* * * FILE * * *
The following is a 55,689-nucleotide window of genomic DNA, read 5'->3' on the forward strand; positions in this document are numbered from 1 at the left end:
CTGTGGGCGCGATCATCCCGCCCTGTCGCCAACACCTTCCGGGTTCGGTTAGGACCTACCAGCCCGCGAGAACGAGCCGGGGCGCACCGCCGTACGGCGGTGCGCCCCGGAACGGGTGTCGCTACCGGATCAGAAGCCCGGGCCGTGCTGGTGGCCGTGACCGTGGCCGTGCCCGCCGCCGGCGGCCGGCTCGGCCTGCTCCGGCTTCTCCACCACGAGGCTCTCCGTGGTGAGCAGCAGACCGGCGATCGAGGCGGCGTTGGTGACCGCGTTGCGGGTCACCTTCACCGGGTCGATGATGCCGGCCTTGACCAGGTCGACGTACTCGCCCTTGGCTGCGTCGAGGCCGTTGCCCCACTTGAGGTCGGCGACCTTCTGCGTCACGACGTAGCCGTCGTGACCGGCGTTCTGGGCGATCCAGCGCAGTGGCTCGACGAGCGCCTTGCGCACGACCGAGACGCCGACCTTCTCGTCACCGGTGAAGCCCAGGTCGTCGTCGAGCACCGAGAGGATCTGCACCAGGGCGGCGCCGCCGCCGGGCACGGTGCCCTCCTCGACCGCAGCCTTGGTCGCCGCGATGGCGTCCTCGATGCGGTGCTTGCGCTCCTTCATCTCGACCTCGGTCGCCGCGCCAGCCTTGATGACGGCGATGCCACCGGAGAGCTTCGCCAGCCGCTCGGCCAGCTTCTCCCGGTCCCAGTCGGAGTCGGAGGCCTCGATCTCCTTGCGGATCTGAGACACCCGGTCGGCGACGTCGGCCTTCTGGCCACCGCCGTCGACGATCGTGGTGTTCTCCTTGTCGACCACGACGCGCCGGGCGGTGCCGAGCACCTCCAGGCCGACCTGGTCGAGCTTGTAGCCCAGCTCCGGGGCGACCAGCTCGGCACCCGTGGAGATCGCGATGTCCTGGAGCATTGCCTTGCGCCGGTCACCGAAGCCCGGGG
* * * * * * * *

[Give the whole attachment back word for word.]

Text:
The following is a 55,689-nucleotide window of genomic DNA, read 5'->3' on the forward strand; positions in this document are numbered from 1 at the left end:
CTGTGGGCGCGATCATCCCGCCCTGTCGCCAACACCTTCCGGGTTCGGTTAGGACCTACCAGCCCGCGAGAACGAGCCGGGGCGCACCGCCGTACGGCGGTGCGCCCCGGAACGGGTGTCGCTACCGGATCAGAAGCCCGGGCCGTGCTGGTGGCCGTGACCGTGGCCGTGCCCGCCGCCGGCGGCCGGCTCGGCCTGCTCCGGCTTCTCCACCACGAGGCTCTCCGTGGTGAGCAGCAGACCGGCGATCGAGGCGGCGTTGGTGACCGCGTTGCGGGTCACCTTCACCGGGTCGATGATGCCGGCCTTGACCAGGTCGACGTACTCGCCCTTGGCTGCGTCGAGGCCGTTGCCCCACTTGAGGTCGGCGACCTTCTGCGTCACGACGTAGCCGTCGTGACCGGCGTTCTGGGCGATCCAGCGCAGTGGCTCGACGAGCGCCTTGCGCACGACCGAGACGCCGACCTTCTCGTCACCGGTGAAGCCCAGGTCGTCGTCGAGCACCGAGAGGATCTGCACCAGGGCGGCGCCGCCGCCGGGCACGGTGCCCTCCTCGACCGCAGCCTTGGTCGCCGCGATGGCGTCCTCGATGCGGTGCTTGCGCTCCTTCATCTCGACCTCGGTCGCCGCGCCAGCCTTGATGACGGCGATGCCACCGGAGAGCTTCGCCAGCCGCTCGGCCAGCTTCTCCCGGTCCCAGTCGGAGTCGGAGGCCTCGATCTCCTTGCGGATCTGAGACACCCGGTCGGCGACGTCGGCCTTCTGGCCACCGCCGTCGACGATCGTGGTGTTCTCCTTGTCGACCACGACGCGCCGGGCGGTGCCGAGCACCTCCAGGCCGACCTGGTCGAGCTTGTAGCCCAGCTCCGGGGCGACCAGCTCGGCACCCGTGGAGATCGCGATGTCCTGGAGCATTGCCTTGCGCCGGTCACCGAAGCCCGGGG